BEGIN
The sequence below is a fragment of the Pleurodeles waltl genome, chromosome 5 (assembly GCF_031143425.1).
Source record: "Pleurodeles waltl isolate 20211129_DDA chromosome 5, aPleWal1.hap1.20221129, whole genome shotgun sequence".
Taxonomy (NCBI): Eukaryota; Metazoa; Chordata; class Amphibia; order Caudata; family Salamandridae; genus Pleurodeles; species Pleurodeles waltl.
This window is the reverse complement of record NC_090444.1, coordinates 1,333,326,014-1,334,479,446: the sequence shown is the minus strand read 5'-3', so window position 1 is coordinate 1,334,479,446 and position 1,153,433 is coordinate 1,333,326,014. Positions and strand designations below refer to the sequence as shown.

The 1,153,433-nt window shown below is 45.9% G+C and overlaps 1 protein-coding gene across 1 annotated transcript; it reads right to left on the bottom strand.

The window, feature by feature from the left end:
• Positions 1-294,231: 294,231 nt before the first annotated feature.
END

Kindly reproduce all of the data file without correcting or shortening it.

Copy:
The sequence below is a fragment of the Pleurodeles waltl genome, chromosome 5 (assembly GCF_031143425.1).
Source record: "Pleurodeles waltl isolate 20211129_DDA chromosome 5, aPleWal1.hap1.20221129, whole genome shotgun sequence".
Taxonomy (NCBI): Eukaryota; Metazoa; Chordata; class Amphibia; order Caudata; family Salamandridae; genus Pleurodeles; species Pleurodeles waltl.
This window is the reverse complement of record NC_090444.1, coordinates 1,333,326,014-1,334,479,446: the sequence shown is the minus strand read 5'-3', so window position 1 is coordinate 1,334,479,446 and position 1,153,433 is coordinate 1,333,326,014. Positions and strand designations below refer to the sequence as shown.

The 1,153,433-nt window shown below is 45.9% G+C and overlaps 1 protein-coding gene across 1 annotated transcript; it reads right to left on the bottom strand.

The window, feature by feature from the left end:
• Positions 1-294,231: 294,231 nt before the first annotated feature.